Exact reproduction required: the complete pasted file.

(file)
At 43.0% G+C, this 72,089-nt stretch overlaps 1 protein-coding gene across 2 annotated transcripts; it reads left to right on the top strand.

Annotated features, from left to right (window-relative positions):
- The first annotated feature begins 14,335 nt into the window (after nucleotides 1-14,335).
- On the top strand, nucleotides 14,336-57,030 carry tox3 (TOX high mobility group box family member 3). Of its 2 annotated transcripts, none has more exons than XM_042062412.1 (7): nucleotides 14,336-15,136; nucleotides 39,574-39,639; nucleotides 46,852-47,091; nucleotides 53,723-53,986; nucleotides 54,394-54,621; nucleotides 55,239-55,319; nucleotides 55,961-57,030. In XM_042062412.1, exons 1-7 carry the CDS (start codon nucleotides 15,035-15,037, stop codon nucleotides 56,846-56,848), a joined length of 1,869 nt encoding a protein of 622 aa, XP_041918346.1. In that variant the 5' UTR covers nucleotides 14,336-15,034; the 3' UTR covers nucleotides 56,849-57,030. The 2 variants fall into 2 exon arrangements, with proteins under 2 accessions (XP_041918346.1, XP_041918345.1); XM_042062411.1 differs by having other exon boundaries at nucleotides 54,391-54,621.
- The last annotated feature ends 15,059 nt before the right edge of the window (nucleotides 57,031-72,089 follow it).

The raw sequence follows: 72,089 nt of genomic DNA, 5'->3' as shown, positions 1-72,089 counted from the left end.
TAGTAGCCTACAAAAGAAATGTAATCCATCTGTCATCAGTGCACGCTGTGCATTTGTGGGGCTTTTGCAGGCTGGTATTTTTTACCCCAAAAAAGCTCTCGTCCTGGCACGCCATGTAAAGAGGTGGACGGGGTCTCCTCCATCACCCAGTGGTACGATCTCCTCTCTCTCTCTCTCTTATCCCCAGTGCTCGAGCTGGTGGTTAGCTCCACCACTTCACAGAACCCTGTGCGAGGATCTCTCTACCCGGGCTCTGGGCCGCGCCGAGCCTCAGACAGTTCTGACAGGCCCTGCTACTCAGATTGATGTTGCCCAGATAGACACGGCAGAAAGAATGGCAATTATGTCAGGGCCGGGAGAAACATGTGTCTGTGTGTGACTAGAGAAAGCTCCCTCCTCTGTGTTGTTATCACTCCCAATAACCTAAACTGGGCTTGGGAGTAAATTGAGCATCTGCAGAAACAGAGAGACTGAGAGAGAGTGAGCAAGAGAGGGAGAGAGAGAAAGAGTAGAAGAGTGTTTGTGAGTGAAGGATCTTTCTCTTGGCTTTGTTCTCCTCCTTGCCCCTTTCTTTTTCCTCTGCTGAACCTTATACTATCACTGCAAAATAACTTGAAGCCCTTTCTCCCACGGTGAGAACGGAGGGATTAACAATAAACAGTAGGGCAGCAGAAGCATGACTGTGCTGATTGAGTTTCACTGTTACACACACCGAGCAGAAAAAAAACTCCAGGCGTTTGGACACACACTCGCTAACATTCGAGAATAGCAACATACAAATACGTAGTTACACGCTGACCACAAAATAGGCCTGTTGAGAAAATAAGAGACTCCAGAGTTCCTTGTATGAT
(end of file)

At 43.0% G+C, this 72,089-nt stretch overlaps 1 protein-coding gene across 2 annotated transcripts; it reads left to right on the top strand.

Annotated features, from left to right (window-relative positions):
- The first annotated feature begins 14,335 nt into the window (after nucleotides 1-14,335).
- On the top strand, nucleotides 14,336-57,030 carry tox3 (TOX high mobility group box family member 3). Of its 2 annotated transcripts, none has more exons than XM_042062412.1 (7): nucleotides 14,336-15,136; nucleotides 39,574-39,639; nucleotides 46,852-47,091; nucleotides 53,723-53,986; nucleotides 54,394-54,621; nucleotides 55,239-55,319; nucleotides 55,961-57,030. In XM_042062412.1, exons 1-7 carry the CDS (start codon nucleotides 15,035-15,037, stop codon nucleotides 56,846-56,848), a joined length of 1,869 nt encoding a protein of 622 aa, XP_041918346.1. In that variant the 5' UTR covers nucleotides 14,336-15,034; the 3' UTR covers nucleotides 56,849-57,030. The 2 variants fall into 2 exon arrangements, with proteins under 2 accessions (XP_041918346.1, XP_041918345.1); XM_042062411.1 differs by having other exon boundaries at nucleotides 54,391-54,621.
- The last annotated feature ends 15,059 nt before the right edge of the window (nucleotides 57,031-72,089 follow it).

The raw sequence follows: 72,089 nt of genomic DNA, 5'->3' as shown, positions 1-72,089 counted from the left end.
TAGTAGCCTACAAAAGAAATGTAATCCATCTGTCATCAGTGCACGCTGTGCATTTGTGGGGCTTTTGCAGGCTGGTATTTTTTACCCCAAAAAAGCTCTCGTCCTGGCACGCCATGTAAAGAGGTGGACGGGGTCTCCTCCATCACCCAGTGGTACGATCTCCTCTCTCTCTCTCTCTTATCCCCAGTGCTCGAGCTGGTGGTTAGCTCCACCACTTCACAGAACCCTGTGCGAGGATCTCTCTACCCGGGCTCTGGGCCGCGCCGAGCCTCAGACAGTTCTGACAGGCCCTGCTACTCAGATTGATGTTGCCCAGATAGACACGGCAGAAAGAATGGCAATTATGTCAGGGCCGGGAGAAACATGTGTCTGTGTGTGACTAGAGAAAGCTCCCTCCTCTGTGTTGTTATCACTCCCAATAACCTAAACTGGGCTTGGGAGTAAATTGAGCATCTGCAGAAACAGAGAGACTGAGAGAGAGTGAGCAAGAGAGGGAGAGAGAGAAAGAGTAGAAGAGTGTTTGTGAGTGAAGGATCTTTCTCTTGGCTTTGTTCTCCTCCTTGCCCCTTTCTTTTTCCTCTGCTGAACCTTATACTATCACTGCAAAATAACTTGAAGCCCTTTCTCCCACGGTGAGAACGGAGGGATTAACAATAAACAGTAGGGCAGCAGAAGCATGACTGTGCTGATTGAGTTTCACTGTTACACACACCGAGCAGAAAAAAAACTCCAGGCGTTTGGACACACACTCGCTAACATTCGAGAATAGCAACATACAAATACGTAGTTACACGCTGACCACAAAATAGGCCTGTTGAGAAAATAAGAGACTCCAGAGTTCCTTGTATGAT